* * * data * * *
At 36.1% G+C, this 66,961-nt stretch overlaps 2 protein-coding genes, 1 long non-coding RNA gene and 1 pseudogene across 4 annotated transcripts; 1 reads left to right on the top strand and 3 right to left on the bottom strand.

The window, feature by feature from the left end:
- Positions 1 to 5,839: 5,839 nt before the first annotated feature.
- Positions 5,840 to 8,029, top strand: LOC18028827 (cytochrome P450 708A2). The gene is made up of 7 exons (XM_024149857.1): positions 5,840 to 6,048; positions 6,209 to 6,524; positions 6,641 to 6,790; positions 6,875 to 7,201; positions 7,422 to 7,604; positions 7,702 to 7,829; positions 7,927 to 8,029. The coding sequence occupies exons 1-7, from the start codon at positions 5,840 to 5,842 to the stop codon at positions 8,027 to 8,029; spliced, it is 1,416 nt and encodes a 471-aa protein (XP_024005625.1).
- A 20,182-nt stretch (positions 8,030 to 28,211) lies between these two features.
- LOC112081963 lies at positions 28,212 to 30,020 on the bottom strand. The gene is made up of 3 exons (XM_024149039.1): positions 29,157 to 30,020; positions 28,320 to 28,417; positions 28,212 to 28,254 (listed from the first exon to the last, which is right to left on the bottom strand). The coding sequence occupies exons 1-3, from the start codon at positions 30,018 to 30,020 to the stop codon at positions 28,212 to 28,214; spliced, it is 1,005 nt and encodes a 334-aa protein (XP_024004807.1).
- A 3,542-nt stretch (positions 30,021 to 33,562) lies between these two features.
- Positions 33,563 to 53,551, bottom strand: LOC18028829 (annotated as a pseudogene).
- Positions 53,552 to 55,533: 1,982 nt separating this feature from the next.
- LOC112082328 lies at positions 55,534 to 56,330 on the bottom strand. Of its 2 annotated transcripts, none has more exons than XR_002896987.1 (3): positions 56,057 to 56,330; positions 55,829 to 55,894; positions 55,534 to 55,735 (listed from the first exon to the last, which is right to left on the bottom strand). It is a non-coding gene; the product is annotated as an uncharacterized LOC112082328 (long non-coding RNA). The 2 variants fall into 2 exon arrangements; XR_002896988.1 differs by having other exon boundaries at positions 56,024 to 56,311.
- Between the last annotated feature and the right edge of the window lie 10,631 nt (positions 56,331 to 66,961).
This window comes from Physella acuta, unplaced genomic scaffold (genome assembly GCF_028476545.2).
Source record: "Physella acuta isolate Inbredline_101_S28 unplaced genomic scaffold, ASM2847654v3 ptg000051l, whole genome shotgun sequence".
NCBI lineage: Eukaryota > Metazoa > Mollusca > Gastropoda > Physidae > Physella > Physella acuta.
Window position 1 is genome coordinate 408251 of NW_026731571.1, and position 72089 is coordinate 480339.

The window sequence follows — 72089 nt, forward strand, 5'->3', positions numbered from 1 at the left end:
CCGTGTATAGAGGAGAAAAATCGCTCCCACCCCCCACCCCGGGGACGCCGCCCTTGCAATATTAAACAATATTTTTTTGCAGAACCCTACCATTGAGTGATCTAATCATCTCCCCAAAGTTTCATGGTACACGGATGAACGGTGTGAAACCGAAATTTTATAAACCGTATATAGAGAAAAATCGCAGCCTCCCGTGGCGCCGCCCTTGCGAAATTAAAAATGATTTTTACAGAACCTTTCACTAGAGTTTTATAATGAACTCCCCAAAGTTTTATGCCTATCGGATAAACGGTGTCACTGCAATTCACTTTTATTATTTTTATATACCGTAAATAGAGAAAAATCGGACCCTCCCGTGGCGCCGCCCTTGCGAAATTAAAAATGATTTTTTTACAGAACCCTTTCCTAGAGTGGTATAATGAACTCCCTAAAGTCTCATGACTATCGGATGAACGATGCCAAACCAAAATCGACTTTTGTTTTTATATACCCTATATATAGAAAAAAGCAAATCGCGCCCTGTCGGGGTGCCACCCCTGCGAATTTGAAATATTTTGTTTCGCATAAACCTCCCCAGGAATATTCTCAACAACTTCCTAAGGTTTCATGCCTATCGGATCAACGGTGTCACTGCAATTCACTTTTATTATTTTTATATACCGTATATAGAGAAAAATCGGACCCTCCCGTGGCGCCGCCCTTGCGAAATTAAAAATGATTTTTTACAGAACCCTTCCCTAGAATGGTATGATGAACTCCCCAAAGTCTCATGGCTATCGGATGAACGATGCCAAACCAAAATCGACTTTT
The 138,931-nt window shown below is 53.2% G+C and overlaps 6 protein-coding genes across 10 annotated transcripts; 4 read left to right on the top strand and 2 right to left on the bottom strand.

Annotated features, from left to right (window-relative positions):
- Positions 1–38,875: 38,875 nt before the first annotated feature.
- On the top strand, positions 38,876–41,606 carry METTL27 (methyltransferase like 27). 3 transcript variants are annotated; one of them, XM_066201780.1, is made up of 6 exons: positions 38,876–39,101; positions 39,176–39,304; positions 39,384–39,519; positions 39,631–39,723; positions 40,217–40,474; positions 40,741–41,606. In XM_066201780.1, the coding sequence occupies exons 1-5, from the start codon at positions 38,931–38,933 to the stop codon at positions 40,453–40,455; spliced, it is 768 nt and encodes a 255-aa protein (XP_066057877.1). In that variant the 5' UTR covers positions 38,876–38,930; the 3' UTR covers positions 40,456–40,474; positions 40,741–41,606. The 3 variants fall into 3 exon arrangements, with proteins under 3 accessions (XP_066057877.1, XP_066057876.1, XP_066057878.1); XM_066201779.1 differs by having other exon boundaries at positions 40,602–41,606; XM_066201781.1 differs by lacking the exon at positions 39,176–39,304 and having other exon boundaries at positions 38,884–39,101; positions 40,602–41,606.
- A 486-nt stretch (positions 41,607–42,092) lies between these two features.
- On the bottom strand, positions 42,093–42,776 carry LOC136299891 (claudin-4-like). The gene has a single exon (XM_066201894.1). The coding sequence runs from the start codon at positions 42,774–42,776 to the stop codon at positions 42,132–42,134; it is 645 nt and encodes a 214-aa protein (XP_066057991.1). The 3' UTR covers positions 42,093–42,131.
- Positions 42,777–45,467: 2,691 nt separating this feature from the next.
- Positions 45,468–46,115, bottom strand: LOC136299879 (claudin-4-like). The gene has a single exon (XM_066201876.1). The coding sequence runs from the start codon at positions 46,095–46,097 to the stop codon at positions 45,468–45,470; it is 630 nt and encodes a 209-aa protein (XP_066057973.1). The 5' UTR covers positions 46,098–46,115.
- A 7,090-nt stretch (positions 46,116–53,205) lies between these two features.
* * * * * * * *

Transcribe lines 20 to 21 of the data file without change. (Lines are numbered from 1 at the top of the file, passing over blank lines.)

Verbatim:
- Positions 1–38,875: 38,875 nt before the first annotated feature.
- On the top strand, positions 38,876–41,606 carry METTL27 (methyltransferase like 27). 3 transcript variants are annotated; one of them, XM_066201780.1, is made up of 6 exons: positions 38,876–39,101; positions 39,176–39,304; positions 39,384–39,519; positions 39,631–39,723; positions 40,217–40,474; positions 40,741–41,606. In XM_066201780.1, the coding sequence occupies exons 1-5, from the start codon at positions 38,931–38,933 to the stop codon at positions 40,453–40,455; spliced, it is 768 nt and encodes a 255-aa protein (XP_066057877.1). In that variant the 5' UTR covers positions 38,876–38,930; the 3' UTR covers positions 40,456–40,474; positions 40,741–41,606. The 3 variants fall into 3 exon arrangements, with proteins under 3 accessions (XP_066057877.1, XP_066057876.1, XP_066057878.1); XM_066201779.1 differs by having other exon boundaries at positions 40,602–41,606; XM_066201781.1 differs by lacking the exon at positions 39,176–39,304 and having other exon boundaries at positions 38,884–39,101; positions 40,602–41,606.